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The Truth about Obsessive Compulsive Disorder

Posted on 01.04.2019

This February, from the 18th to the 24th, we observe OCD Week of Action. OCD, or obsessive-compulsive disorder, is a mental health condition that causes sufferers to have obsessive thoughts and exhibit compulsive behaviours. Most people will have heard of the disorder but there is much misinformation that surrounds it. In honour of the Week of Action, we have put together a few facts about the condition and the realities of living with this particular mental health issue. 


Liking things neat doesn’t mean you have OCD 

Although a preoccupation with cleanliness is a common sign of OCD, liking things neat and clean does not necessarily mean you have the disorder. A cleanliness complex can be a personality trait - the main difference being that you still have control and can choose what you do. As Jeff Szymanski, PhD, executive director of the International OCD Foundation puts it, “If you have obsessive-compulsive disorder, you’re doing it out of unrelenting debilitating anxiety.”  


In addition to this, although fixating on cleanliness is common with OCD, it’s not the only compulsion - some people with OCD won’t have it at all. Other compulsions include: 

  • Repeating routines 

  • Hoarding 

  • Being afraid of something bad happening 

  • Checking over and over again for mistakes 


OCD is not caused by childhood trauma 

In popular culture, characters with OCD are often shown to have suffered in their formative years, a fact that seems to cause their condition. This is actually not the case, although research has started to show that OCD does run in families and, as a result, may have something to do with genetics. However, although traumatic events have been shown to spark OCD, these cases are not specifically childhood-related.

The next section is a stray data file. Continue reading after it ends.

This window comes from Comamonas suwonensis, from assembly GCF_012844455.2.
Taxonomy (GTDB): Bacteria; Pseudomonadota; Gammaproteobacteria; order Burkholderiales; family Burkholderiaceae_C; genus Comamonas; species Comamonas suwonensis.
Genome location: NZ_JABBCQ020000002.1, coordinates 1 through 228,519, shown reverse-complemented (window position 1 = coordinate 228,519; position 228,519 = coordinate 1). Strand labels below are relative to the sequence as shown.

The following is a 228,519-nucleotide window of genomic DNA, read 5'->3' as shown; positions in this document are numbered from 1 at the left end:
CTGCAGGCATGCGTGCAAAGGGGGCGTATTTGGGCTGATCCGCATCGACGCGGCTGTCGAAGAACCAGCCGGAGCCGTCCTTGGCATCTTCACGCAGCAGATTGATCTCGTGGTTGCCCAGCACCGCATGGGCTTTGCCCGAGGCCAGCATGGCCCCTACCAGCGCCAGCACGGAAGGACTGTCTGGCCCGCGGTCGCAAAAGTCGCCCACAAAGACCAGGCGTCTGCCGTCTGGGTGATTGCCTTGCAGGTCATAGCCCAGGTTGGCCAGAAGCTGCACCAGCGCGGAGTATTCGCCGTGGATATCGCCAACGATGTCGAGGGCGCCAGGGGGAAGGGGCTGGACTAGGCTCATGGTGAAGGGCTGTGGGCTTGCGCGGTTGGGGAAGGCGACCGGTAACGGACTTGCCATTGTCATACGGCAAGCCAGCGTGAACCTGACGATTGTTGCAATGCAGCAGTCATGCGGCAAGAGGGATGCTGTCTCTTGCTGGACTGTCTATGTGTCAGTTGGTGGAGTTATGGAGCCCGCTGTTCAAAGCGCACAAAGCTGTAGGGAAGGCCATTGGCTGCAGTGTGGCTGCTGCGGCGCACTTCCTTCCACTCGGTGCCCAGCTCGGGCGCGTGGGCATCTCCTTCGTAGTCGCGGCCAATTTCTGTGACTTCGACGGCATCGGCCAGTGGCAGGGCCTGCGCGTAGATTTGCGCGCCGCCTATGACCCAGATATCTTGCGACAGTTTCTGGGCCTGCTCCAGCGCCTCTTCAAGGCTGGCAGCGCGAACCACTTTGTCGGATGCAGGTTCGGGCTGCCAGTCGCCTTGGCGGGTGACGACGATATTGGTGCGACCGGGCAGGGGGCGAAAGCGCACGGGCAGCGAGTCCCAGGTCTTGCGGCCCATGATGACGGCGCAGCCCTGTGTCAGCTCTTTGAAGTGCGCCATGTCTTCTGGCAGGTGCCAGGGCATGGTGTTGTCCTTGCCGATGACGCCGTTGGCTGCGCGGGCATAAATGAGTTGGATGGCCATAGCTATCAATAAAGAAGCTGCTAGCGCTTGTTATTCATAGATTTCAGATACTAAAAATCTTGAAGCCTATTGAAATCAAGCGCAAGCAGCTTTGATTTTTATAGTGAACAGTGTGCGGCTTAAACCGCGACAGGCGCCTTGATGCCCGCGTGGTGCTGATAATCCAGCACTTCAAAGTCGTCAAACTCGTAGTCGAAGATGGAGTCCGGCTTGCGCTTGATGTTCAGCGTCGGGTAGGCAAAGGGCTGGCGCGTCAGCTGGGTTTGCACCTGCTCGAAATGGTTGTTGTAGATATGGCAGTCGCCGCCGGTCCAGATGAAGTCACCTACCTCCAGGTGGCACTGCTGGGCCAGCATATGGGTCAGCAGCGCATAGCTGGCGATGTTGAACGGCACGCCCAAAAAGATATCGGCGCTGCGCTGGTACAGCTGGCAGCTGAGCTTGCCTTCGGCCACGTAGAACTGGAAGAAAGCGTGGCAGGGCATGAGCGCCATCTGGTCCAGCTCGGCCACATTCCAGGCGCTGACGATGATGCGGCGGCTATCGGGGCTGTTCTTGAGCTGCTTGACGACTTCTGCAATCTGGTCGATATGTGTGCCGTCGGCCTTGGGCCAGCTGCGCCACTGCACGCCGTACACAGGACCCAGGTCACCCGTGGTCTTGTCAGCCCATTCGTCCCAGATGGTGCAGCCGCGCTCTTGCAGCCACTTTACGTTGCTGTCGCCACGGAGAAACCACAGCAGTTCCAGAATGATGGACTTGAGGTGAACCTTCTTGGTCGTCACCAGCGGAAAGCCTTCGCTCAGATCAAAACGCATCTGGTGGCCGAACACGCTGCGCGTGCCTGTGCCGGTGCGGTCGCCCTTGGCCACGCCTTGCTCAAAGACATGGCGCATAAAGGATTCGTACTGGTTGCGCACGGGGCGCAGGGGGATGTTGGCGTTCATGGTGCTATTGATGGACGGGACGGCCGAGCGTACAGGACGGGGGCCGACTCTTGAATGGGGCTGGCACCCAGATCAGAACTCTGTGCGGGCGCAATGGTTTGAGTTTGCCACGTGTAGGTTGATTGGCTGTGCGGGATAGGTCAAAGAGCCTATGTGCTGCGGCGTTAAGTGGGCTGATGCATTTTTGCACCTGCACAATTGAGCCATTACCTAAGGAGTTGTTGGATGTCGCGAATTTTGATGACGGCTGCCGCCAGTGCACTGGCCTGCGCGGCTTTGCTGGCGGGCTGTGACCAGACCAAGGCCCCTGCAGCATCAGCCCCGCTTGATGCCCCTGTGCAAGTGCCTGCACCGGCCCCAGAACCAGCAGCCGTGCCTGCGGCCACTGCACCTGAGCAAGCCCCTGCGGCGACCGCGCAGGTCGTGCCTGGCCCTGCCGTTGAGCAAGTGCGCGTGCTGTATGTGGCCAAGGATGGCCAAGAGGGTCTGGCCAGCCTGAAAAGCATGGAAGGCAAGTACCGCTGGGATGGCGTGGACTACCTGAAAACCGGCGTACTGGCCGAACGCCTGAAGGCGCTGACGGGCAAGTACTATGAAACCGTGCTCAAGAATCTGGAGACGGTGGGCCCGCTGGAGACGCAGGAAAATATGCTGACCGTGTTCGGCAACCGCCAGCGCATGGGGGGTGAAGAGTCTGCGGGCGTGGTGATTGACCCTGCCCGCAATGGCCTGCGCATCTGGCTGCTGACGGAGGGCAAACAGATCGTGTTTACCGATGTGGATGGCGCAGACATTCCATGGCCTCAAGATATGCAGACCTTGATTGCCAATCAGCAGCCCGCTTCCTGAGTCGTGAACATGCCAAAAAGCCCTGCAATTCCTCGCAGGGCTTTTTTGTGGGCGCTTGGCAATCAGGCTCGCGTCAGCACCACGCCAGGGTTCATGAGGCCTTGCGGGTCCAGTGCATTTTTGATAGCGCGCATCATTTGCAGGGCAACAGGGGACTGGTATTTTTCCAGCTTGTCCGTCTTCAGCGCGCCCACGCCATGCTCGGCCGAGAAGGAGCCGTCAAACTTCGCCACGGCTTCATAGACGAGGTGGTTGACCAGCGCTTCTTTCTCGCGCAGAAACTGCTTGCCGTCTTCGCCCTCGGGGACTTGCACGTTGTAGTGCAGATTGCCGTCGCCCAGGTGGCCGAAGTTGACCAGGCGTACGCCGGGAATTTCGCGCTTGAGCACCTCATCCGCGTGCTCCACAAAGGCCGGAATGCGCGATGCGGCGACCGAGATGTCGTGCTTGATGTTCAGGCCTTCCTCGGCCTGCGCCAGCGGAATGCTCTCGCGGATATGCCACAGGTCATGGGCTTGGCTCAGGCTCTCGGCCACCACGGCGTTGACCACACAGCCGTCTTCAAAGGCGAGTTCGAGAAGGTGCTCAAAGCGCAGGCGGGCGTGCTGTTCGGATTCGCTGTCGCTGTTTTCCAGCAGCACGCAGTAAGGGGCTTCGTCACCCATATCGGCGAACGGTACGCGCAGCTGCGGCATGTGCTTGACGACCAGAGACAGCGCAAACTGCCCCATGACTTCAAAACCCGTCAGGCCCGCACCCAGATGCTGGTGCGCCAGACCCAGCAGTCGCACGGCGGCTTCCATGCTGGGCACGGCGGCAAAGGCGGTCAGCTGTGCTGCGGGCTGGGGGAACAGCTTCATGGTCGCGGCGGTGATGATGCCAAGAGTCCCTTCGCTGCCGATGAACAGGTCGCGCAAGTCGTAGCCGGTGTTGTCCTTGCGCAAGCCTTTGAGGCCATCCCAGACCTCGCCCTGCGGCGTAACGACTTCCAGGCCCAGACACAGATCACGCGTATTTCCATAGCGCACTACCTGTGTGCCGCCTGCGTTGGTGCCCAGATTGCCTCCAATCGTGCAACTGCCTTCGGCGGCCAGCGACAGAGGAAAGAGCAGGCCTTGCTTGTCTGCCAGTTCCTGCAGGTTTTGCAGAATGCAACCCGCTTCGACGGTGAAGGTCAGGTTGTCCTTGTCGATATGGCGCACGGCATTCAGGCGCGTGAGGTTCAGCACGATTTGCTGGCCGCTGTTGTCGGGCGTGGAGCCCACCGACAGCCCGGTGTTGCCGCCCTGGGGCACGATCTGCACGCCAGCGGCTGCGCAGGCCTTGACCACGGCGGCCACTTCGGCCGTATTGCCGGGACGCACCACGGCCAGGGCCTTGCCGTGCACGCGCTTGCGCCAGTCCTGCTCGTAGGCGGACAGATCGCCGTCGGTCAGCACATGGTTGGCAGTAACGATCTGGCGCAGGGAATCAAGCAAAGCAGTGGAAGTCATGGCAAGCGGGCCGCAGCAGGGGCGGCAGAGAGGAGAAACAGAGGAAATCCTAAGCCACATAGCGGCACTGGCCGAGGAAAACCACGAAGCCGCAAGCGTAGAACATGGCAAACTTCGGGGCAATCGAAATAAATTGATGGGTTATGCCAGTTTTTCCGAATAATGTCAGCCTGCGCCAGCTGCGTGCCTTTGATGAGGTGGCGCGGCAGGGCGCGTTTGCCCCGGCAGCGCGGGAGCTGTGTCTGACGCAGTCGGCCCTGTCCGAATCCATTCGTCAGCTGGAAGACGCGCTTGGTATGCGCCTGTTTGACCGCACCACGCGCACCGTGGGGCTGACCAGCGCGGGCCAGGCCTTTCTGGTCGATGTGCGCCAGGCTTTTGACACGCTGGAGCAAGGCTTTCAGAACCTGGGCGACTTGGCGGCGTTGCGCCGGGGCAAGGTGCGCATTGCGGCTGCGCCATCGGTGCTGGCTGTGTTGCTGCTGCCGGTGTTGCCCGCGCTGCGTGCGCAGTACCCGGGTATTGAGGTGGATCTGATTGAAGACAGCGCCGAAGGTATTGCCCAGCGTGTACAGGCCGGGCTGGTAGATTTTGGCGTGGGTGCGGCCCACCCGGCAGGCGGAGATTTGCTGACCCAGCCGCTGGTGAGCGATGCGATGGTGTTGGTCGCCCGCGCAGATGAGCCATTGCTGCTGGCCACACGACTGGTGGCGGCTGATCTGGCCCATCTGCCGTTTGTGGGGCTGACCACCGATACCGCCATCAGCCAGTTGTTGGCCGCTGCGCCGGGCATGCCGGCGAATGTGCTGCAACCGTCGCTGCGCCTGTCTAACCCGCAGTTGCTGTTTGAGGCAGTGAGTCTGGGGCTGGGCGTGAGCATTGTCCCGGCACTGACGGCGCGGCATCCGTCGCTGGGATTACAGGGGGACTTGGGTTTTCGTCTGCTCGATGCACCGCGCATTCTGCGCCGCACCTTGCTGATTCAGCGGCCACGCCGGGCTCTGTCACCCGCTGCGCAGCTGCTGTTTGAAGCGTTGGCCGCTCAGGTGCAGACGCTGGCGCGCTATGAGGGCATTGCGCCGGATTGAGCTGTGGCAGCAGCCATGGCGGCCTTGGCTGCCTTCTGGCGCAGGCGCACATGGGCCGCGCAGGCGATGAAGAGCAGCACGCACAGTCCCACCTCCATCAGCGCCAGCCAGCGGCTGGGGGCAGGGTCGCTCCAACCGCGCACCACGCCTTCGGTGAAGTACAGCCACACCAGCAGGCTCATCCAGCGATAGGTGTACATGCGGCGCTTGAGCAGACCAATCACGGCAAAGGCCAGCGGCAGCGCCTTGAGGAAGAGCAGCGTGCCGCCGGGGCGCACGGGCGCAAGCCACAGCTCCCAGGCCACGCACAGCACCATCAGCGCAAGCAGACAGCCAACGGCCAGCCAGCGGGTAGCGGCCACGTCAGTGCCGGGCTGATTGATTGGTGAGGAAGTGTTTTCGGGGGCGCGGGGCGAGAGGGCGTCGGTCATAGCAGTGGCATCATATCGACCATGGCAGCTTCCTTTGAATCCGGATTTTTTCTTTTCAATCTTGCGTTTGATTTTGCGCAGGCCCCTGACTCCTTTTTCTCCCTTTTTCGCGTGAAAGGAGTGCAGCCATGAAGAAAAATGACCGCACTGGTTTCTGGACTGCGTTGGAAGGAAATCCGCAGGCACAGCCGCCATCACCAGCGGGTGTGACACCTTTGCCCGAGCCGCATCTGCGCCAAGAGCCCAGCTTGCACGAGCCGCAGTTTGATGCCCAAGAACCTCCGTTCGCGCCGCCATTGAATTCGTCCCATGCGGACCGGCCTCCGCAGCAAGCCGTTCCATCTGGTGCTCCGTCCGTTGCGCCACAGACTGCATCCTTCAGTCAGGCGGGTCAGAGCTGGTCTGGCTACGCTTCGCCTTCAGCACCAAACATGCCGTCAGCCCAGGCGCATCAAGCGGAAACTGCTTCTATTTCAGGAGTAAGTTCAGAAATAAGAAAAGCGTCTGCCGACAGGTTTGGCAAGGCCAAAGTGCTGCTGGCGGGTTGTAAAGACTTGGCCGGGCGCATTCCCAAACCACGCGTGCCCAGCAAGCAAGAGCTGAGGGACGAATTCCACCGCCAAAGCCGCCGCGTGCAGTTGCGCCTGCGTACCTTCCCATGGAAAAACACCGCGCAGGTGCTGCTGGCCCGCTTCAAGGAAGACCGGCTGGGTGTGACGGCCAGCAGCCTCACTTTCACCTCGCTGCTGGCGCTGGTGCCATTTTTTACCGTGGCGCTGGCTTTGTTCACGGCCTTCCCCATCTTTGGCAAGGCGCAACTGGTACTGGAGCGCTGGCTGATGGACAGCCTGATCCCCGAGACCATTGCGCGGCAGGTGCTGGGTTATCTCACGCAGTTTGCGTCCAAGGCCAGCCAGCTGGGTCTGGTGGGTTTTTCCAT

Stress is also often blamed for OCD and, although it can exacerbate it, stress is not the root cause. There are a few other accepted causes, as well as genetics and trauma, including differences in the brain like high or low levels of serotonin. It can also be triggered by specific personality proclivities; according to the NHS website, if you are inclined to be ‘a neat, meticulous, methodical person with high personal standards, you may be more likely to develop OCD, as may those who are generally quite anxious or have a very strong sense of responsibility for themselves and others.’  


OCD is not as uncommon as you may think 

An estimated 1.2% of the population in the UK have OCD, or 12 out of every 1,000 people. However, despite this, the number may actually be much higher due to the hundreds of people who choose to suffer in silence. The stigma surrounding obsessive-compulsive disorder is significant and those who have it may feel ashamed or label themselves as ‘mad’. This is totally incorrect - OCD is a mental health condition like any other and is not the fault of the person who has it.  


Although anxiety may be a condition that is typically associated with women, in actual fact, OCD affects men, women, and children and of all ethnic, racial, and economic backgrounds equally. Symptoms can begin at any time but commonly manifest either between 10 and 12 or between late teens and early twenties.  


OCD is treatable but not curable 

If you have OCD, there are various treatments available. According to the NHS website, these are: 

To get started with either of these options, you will need to book an appointment with your GP or directly refer yourself to a psychological therapies service. OCD can also isolate sufferers socially, so finding a support group can also make a huge difference: 

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